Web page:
Threat of livelihood loss looms large over thousands of fishermen because of the proposed Bhadbhut project in South Gujarat

Fishing boat on the mouth of Narmada river
Fishing boat on the mouth of Narmada river

By Anupama Vijayakumar and Arvind Khuman

The villagers around the mouth of Narmada river face a grave threat on account of loss of livelihood. The fishermen in the area have launched protests against the proposal to construct an 11-km-long barrage on the mouth of the Narmada river, at Bhadbhut, in Bharuch district, which will help divert sweet water into the huge Kalpasar reservoir, to be built by damming the Gulf of Khambhat. While one of the declared aims of the barrage is to conserve surplus Narmada waters and then divert them towards the Kalpasar reservoir via a 32-kilometre-long canal, the fishermen in the area are apprehensive. They derive most of their annual income from their catch of the Hilsa or Ilish fish during the months of June to August, which is sold at Rs 300-400 per kilogram. In Western India, Hilsa is only found in Bharuch district. Hilsa makes its way from brackish water to fresh water during the monsoon season to lay eggs. It is caught on its way back to the sea. Because of this reason, the fish is usually caught at the mouth of the river.

A senior minister in the Narendra Modi government, Nitinbhai Patel, recently explained a few other advantages of the barrage. He said the proposed Bhadbhut barrage would be 100 feet wide, and it would connect Hazira and Hansot through a six lane highway, thus drastically scaling down the distance of those travelling from Hazira to Dahej, the two main industrial centres in South Gujarat. However, government officials do not appear to have looked into the plight of the fishermen.

According to a leader of the protesting fishermen, Pravin Majhi, about 8,000 fishermen residing in 22 villages from Kevadia colony, the site of the Narmada dam, to Bhadbhut – a distance of 112 kilometres — will be adversely affected. These people are traditional fishermen. If the barrage comes up, they will be unable to exercise their right to access the areas and carry out their traditional fishing activity. No form of public consultation or public hearing was held at the initial stages, when the project was conceptualised in 2009.  The barrage will block the contact between the river and the sea. This will block the passage of the fish, too. He also said that the barrage would create an obstruction in such a way that the fishermen, who occasionally venture out into the sea for fishing, would not be able to do so anymore.

The Environment Impact Assessment (EIA) report of the Bhadbut project, prepared by the National Environmental Engineering Research Institute, Nagpur, mentions “an apprehension about obstructing the movement of fishermen and fisheries”. At the same time, it says that there is a provision for fish ladders and ship locks in the barrage to prevent the obstruction, adding, the project does not have any negative impacts such as submergence of habitation or loss of flora and fauna. Yet, the fact is, the entire village of Tadiya Dhanturia will be displaced. In a right to information (RTI) petition, filed with the Chief Minister’s Office in Gujarat, enquiring about the rehabilitation and other plans for fishermen, the Gujarat government has replied that no plans have yet been made to rehabilitate the villagers.

Under the Coastal Zone Regulation (CRZ) Notification, 2011, the area up to 200 metres on the high tide line (HTL) on the landward side in case of seafront and 100 metres along tidal influenced water bodied or width of the creek, whichever is lesser, is to be earmarked as No Development Zone (NDZ). One of the exceptions made under the notification is with regard to construction of facilities required for local fishing communities such as fish drying yards, curing facilities etc. It is perplexing that the EIA report uses the term “sub-optimal” to describe fisheries in the area. It tries to imply that the fishermen are only partly employed in fishing and that only a small number of fishermen own boats and need to go out to the sea. It also makes note of the fact that the Hilsa fishing trend is on a decline. The exception sought by the project is not what it intends to achieve.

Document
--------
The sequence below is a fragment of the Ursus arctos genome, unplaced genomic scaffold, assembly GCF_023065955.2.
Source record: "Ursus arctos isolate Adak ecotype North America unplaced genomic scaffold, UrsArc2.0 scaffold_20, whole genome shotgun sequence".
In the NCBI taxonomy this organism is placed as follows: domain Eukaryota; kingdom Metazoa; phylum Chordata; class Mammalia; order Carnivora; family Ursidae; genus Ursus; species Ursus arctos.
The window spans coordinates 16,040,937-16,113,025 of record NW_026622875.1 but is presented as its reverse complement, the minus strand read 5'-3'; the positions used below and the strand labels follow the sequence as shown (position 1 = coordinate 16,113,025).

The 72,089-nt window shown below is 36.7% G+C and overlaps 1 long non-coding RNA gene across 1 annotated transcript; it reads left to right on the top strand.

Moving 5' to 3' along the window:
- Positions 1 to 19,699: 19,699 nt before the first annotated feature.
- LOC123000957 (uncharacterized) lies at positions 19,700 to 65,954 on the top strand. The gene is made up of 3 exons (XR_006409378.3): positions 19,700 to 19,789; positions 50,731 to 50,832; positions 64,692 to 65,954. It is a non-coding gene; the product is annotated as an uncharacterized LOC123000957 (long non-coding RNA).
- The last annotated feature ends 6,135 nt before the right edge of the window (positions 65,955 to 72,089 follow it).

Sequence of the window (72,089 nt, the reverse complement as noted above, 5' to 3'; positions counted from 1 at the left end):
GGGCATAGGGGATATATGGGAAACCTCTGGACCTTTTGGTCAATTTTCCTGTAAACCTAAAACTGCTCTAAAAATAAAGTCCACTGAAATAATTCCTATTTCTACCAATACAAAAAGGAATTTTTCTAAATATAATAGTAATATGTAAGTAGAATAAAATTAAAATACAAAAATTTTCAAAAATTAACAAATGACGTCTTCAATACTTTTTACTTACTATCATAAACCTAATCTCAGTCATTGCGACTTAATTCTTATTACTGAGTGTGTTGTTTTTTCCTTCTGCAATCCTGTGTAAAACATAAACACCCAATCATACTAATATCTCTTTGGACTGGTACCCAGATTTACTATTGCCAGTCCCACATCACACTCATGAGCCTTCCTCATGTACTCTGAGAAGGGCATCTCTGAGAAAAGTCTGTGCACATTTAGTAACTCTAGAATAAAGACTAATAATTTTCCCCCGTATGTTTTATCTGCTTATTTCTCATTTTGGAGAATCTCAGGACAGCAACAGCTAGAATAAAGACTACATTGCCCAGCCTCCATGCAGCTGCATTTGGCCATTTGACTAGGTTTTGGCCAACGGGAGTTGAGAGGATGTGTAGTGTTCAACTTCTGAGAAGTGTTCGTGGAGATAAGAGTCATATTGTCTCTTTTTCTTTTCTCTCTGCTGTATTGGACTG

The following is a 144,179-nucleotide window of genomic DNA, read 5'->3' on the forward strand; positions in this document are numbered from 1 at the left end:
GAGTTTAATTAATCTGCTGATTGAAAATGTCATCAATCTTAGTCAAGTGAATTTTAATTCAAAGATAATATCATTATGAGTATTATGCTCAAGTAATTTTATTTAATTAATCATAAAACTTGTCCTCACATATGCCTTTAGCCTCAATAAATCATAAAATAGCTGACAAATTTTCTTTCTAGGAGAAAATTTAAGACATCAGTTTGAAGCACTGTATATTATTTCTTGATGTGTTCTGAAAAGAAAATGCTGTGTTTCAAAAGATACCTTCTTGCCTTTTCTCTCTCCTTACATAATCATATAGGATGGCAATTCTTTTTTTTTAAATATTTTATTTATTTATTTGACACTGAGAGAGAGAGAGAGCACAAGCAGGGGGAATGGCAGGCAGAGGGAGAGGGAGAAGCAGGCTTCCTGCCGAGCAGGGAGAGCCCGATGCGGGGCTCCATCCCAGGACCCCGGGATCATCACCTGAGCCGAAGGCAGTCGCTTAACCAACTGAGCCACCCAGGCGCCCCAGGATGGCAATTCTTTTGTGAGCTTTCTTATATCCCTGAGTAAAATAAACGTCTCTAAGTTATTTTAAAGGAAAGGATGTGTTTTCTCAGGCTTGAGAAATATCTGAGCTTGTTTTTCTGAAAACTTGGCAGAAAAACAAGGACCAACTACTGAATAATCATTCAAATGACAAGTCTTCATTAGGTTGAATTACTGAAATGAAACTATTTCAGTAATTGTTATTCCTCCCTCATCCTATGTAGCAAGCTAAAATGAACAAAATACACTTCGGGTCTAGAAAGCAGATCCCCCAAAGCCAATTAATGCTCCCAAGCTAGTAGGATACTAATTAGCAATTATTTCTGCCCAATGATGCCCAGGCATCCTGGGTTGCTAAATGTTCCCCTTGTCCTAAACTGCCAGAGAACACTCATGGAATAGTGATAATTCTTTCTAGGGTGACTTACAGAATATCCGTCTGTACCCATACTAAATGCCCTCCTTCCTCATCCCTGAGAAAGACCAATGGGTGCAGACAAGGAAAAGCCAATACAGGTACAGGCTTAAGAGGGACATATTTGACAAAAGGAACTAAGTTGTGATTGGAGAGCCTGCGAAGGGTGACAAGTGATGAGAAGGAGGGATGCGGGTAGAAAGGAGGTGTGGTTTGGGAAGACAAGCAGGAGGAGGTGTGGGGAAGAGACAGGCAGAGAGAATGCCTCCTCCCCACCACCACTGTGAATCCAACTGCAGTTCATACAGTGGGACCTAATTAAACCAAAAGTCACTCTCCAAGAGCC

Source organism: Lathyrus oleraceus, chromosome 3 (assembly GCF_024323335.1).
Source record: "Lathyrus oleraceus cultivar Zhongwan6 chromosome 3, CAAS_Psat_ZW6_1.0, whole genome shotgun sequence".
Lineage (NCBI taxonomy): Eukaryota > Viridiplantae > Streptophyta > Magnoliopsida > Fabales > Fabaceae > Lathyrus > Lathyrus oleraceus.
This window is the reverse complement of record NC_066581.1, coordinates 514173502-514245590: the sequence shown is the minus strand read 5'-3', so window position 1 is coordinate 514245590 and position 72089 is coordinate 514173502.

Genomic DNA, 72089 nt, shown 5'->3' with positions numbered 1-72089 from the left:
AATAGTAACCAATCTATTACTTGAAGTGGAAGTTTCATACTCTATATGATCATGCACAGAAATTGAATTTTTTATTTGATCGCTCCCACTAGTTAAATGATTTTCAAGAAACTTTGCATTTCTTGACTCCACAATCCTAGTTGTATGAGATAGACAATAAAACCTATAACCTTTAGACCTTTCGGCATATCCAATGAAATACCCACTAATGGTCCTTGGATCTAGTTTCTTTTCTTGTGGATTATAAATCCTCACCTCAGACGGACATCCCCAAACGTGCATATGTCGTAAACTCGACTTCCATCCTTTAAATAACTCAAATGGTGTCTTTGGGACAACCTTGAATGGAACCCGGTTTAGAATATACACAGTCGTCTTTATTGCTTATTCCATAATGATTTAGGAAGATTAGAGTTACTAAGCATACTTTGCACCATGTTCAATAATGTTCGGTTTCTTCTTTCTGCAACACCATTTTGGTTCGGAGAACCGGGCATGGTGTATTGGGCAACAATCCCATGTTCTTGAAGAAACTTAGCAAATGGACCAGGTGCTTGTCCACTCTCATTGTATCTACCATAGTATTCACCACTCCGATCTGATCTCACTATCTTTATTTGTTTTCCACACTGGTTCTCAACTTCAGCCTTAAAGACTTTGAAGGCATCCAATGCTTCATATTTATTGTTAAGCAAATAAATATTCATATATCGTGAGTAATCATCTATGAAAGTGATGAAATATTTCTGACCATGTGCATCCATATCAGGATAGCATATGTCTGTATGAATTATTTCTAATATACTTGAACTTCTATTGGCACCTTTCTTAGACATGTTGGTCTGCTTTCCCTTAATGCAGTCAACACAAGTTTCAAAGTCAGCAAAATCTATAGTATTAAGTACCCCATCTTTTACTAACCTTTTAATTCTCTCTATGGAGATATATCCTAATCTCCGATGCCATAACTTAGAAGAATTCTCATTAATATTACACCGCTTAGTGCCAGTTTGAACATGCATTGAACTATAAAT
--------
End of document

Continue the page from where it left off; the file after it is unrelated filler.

From the EIA report, it is clear that the barrage is being constructed mainly for improving the road connectivity along the Delhi-Mumbai Industrial Corridor (DMIC). Yet another purpose it will serve is to provide water to the industries that are coming up in the vicinity, including the Petroleum, Chemical, and Petrochemical Investment Region (PCPIR) in Dahej. The report says that fresh river water stored upstream of the Bhadbhut barrage would be 500 million cubic metres (MCM). Of this, 60 MCM would be used for domestic usage, 10 MCM for revival of the defunct lift irrigation schemes in the vicinity, 200 MCM to “facilitate” speedier infrastructure development and industrialisation in the region. Fishing and fishermen hardly figure as part of the plan.

The Gujarat government claims that the barrage will bring economic development and prosperity to the region and would boost the fishing industry. But the fishing community does not think so. The aggrieved fishermen from the 22 villages marched on June 14, 2013 to the collector’s office in Bharuch district to present their grievances. They demanded that they should be declared as project affected persons (PAPs) on the lines of those affected by such projects like Narmada. The demand needs to be seriously considered, as their livelihood is under threat. Taking into account the ecologically sensitive nature of the sea water-fresh water contact, crucial to the breeding of Hilsa and other fishes, and the fact that the Hilsa species in India already faces a threat of extinction, one needs to re-analyse the desirability of the Bhadbhut barrage.

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